"Daisy, what is the meaning of this? Are you quite alright my girl?" Mr Richard Bellamy exclaimed as the young maid suddenly burst through the door of the morning room where the small family had been partaking of the left over tea, and small amounts of brandy and soda water to steady their nerves – the young girl's expression quite alarmed – without even bothering knock.
"I'm sorry sir, me lady…" She apologized, promptly motioning towards Hazel as well as the master of the house in turn. The young girl was in quite a state – any half decent employer worth their position and title could see that, her cheeks were flushed, and eyes wide with fear and surprise Mr Richard Bellamy observed with concern – and yet the regulations of polite society still had to be observed and upheld.
"I didn't mean to intrude…" The young Daisy continued breathlessly. "But I was told to come and fetch you prompt like."
"Daisy is everything alright?" Hazel frowned, she too now noticing the young girl's distress, and getting to her feet.
"Eddie… I mean Edward…" She faltered, addressing her master as she struggled to compose herself, "told me to come and get you my Lord… It's Mr Hudson, I'm afraid he's been hurt."
"Hudson? Is he alright?" Mr Bellamy frowned. "What happened?"
"I don't know sir…" Daisy sobbed, struggling to control her anguish with this as the tears began to flow. "He seemed very quiet when he arrived home a few minutes ago, and then when we went to rouse him for his tea we couldn't wake him… and there was blood… lots of blood…"
Hazel approached the young girl to put her arms around her shoulders in a gesture of comfort.
"Alright Daisy, I'm coming." Richard Bellamy did his best to reassure the young girl also, his tone urgent but soft and comforting, like a rich velvet melody, as a father might attempt to reassure his frightened child. "Georgina you'd better come too." He added, turning to his niece. "We might need your assistance."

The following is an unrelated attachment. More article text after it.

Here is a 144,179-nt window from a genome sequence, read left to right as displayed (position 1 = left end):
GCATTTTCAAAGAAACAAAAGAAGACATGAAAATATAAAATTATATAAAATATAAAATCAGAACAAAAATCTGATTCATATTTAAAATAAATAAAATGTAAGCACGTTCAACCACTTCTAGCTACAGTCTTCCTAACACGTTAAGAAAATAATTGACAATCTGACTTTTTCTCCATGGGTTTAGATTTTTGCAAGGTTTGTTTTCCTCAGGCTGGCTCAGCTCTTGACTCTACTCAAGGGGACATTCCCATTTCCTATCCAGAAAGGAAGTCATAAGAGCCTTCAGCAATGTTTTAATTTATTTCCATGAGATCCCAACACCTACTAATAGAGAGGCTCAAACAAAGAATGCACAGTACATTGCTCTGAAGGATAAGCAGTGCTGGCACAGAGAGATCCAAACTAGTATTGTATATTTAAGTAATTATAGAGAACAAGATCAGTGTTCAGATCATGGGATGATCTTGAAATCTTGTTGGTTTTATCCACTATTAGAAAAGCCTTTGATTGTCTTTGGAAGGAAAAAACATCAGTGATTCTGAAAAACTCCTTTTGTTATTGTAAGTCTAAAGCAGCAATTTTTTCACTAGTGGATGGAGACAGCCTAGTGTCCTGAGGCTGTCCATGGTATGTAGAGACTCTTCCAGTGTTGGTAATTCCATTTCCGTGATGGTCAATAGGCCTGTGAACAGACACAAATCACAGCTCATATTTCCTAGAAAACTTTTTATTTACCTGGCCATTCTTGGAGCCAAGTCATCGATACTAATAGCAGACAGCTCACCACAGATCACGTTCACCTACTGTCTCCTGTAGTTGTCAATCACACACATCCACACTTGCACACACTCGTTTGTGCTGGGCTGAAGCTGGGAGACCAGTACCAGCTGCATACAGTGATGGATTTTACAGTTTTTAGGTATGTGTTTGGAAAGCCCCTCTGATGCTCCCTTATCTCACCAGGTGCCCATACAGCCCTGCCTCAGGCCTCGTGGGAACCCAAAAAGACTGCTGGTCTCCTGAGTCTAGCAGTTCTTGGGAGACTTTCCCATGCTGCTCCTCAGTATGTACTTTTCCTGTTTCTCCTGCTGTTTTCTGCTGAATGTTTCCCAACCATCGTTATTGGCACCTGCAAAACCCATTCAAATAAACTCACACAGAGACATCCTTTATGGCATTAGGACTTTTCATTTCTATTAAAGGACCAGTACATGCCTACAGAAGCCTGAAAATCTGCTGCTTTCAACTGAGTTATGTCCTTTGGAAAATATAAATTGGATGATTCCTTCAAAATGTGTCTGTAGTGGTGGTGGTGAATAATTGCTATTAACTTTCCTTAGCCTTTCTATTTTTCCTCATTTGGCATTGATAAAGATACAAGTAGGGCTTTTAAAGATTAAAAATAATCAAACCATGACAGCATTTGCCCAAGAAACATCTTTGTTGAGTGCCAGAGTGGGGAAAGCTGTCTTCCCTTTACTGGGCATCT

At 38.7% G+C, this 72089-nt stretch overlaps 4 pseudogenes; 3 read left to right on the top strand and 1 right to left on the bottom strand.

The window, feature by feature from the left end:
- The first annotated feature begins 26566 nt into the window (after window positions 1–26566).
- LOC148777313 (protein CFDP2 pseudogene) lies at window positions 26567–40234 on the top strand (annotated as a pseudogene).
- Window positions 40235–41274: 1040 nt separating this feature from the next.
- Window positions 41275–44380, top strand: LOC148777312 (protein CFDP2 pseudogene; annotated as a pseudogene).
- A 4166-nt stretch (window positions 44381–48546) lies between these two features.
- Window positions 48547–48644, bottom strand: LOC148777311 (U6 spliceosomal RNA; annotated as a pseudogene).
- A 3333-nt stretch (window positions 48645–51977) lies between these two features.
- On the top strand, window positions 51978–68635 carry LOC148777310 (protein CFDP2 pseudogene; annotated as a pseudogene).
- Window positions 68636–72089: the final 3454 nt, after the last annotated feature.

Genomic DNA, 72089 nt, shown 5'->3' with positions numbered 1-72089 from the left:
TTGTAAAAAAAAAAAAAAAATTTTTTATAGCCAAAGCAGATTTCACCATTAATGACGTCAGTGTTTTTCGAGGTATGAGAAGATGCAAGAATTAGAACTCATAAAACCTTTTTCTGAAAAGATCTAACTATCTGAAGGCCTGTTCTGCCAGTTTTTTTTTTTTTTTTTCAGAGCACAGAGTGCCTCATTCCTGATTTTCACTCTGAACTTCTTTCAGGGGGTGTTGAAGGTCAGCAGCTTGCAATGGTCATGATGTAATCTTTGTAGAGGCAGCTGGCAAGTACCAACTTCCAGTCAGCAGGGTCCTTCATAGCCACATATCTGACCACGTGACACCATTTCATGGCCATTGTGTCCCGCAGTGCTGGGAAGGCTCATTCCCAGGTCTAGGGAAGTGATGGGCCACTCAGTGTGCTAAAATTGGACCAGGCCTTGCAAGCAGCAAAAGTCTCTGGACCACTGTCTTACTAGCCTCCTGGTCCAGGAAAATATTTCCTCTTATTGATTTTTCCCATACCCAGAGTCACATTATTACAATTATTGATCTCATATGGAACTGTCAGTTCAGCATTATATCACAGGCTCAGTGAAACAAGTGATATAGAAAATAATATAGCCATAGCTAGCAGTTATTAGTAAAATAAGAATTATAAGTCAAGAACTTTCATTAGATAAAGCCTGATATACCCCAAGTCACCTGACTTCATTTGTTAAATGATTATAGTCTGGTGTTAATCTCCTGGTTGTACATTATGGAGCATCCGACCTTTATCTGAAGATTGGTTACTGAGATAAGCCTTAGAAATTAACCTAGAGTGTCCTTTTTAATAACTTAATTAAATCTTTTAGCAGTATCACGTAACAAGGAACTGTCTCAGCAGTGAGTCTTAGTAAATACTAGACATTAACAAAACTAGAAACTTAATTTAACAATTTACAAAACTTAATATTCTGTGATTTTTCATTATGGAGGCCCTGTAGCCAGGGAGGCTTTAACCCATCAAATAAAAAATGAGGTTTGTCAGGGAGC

The pretty young nurse nodded, and followed as with this her uncle set off, heading towards the servants quarters below.
When the small group made it downstairs Mr Hudson had already began to come round, Edward was doing his best to reassure him, Ruby was looking on in bewildered dismay, and Rose was trying to ply a by now sobbing Mrs Bridges with cups of hot sweet tea for shock.
There was a rather large patch of bold crimson staining against Mr Hudson's starch shirt which was already beginning to grow – like bleeding ink against blotting paper – just above his right rib, and Edward was doing his best to keep the older man still and calm as he struggled to keep the pressure on the oozing wound.
As Mr Bellamy entered however Hudson appeared quite alarmed by his master's presence. He muttered something weakly and quite inaudible to the rest of the room as the kindly master of the house put up a reassuring hand to calm him, and Hazel wrapped her arms around Mrs Bridges shivering shoulders to calm her sobs.
"It's alright Hudson." Mr Bellamy smiled.